Pretoria - Controversial businessman Roux Shabangu is one of the contractors the Department of Public Works is dragging to court, together with some former employees, to recover some of the R35 billion lost to fraud and wasteful expenditure.
The department has laid fraud charges against Shabangu and his former business partner Japie van Niekerk for allegedly benefiting from a fraudulent lease of the building at 114 Madiba Street.
The department has also filed an application with the Gauteng Division of the High Court sitting in Pretoria to nullify the lease deal, citing fraud and collusion. The civil matter will be heard in November.
At the time of the lease, Majestic Silver Trading 275 was owned by Shabangu and Van Niekerk. The pair have since fallen out. The department has accused Shabangu of fronting for Van Niekerk during the procurement process of the Madiba Street property.
The department wants to nullify the R137 million, 10-year lease with Shabangu. The amount Shabangu and Van Niekerk have to pay back would be determined once the fraud case has been concluded.
In the same matter, criminal charges have also been laid against former deputy director of property management Mokgaetji Bella Tlolane and former director Vusi Mashiyane. The two were found to have acted improperly in influencing the department to award a tender to Shabangu for more than nine years against the government’s BEE policy. The tender was for office space and parking bays for the Department of Human Settlements at 114 Madiba Street in Pretoria.
Tlolane was also found guilty of alerting Shabangu that the police wanted to lease his Middestad building.
On Monday, Public Works Minister Thulas Nxesi said the R34.98 billion losses were uncovered during the department’s review of about 1.3 million transactions of the Property Management Trading Entity (PMTE) dating back to 2001.
About R3.1bn was lost in 2012/13 and R60m in the last financial year. About R1.1bn was lost to fraudulent activities. The department will table its annual report in Parliament on Tuesday. Nxesi said transactions of bout R1.1bn have been referred to the Special Investigations Unit (SIU) and the department’s fraud investigations unit.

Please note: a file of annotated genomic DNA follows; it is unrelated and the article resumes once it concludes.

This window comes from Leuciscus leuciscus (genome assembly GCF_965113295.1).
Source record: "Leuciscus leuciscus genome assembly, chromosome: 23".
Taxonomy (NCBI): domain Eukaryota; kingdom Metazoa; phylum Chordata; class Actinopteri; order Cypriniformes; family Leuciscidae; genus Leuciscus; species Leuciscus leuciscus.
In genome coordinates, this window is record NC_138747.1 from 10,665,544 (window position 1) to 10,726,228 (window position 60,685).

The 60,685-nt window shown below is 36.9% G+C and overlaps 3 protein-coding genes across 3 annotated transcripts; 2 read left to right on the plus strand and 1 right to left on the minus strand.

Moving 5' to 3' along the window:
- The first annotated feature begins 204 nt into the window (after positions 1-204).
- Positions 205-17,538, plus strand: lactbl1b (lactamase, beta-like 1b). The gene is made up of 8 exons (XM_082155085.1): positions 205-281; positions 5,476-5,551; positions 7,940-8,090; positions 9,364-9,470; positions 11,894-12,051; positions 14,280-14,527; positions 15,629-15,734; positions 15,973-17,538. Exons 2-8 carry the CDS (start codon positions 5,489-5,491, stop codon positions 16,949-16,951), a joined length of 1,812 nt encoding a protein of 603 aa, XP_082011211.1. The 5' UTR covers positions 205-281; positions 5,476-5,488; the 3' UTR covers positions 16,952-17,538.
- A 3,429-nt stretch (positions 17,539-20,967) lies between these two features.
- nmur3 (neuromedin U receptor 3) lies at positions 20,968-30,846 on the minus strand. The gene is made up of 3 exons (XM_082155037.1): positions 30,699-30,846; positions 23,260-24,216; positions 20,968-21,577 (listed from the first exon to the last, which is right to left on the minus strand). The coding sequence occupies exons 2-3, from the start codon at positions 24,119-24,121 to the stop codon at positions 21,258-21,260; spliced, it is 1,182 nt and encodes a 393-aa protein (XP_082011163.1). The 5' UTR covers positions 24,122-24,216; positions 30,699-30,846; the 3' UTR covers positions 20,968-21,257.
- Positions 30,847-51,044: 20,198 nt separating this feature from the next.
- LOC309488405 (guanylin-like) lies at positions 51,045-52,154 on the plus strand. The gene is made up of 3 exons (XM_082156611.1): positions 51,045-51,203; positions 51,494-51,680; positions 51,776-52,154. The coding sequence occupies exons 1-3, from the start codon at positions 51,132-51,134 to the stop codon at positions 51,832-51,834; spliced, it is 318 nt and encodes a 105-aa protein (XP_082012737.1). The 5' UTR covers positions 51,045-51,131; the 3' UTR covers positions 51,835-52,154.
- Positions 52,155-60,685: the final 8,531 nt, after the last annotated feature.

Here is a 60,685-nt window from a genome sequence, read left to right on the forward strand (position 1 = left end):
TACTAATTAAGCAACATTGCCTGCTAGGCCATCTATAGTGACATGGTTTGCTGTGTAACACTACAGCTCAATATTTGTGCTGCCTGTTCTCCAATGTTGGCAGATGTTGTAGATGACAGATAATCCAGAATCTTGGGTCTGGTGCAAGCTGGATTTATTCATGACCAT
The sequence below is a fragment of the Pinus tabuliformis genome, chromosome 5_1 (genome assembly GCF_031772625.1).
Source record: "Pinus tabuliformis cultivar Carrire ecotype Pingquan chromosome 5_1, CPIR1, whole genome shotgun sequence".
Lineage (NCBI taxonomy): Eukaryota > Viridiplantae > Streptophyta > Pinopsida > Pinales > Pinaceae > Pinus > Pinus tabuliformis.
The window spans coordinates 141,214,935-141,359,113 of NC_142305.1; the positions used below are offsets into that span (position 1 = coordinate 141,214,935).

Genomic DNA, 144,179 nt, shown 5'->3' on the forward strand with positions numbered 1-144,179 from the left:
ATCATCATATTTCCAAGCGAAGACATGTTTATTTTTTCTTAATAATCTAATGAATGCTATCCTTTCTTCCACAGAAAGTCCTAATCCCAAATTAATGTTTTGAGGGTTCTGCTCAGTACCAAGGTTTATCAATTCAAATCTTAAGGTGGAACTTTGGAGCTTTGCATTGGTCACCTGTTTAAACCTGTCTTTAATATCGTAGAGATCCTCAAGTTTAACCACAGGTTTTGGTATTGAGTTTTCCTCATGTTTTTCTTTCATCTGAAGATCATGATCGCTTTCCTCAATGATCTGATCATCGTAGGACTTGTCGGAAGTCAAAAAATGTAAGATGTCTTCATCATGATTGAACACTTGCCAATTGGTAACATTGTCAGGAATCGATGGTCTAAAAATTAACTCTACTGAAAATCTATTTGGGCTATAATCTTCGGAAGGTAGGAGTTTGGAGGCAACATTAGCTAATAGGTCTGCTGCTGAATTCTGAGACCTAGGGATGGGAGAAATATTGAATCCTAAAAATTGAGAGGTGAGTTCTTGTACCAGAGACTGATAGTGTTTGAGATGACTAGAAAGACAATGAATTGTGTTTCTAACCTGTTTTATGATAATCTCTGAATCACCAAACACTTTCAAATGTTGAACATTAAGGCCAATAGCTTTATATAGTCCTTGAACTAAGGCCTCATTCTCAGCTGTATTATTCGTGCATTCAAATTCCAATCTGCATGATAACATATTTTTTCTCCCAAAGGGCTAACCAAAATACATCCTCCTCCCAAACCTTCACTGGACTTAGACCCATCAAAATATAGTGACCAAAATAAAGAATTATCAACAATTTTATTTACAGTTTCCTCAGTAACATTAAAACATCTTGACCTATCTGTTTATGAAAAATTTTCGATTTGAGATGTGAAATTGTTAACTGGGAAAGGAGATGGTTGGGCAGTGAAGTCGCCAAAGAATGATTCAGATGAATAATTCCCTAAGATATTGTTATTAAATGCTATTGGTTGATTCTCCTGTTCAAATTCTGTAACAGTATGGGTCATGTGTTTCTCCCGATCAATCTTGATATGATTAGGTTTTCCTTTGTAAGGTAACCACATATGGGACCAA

This year alone, 15 cases - including one related to the R240m upgrades to President Jacob Zuma’s Nkandla homestead - were referred to the SIU. Other cases include:
* An energy company paid R32m for services it did not render.
* 13 companies investigated for transgressions, ranging from procurement processes not being followed, to incorrect suppliers being appointed
* 23 other companies being investigated for defrauding the department. Of the 23, 15 are linked to procurement irregularities relating to Nkandla.
Other people the department is trying to recoup money from include former acting director general Solly Malebye. He was fired by former public works minister Geoff Doidge allegedly over border post tenders. Now, Nxesi wants R50m from him and service provider Virtual Buro. The case will be heard in the South Gauteng High Court in November.
Fraud charges have also been laid against former director of the prestige unit, Noloyiso Ntwana, for fraudulently paying contractors more than R63m to renovate houses for new government ministers in 2009. She was found guilty in a disciplinary hearing for breaching the government’s procurement policy and for appointing an unregistered quantity surveyor. She has been fired.
Another official, Keneilwe Motlhodi, faces charges in the Pretoria Commercial Crime Court for allegedly soliciting a R600 000 bribe from a service provider. She also has to undergo an internal disciplinary hearing.
Nxesi said going after the officials and contractors was not only about accountability but also promoting transparency in the department. “That transparency will help expose any irregularities. Accountability for all of us is the culture I am trying to inculcate at Public Works,” said Nxesi.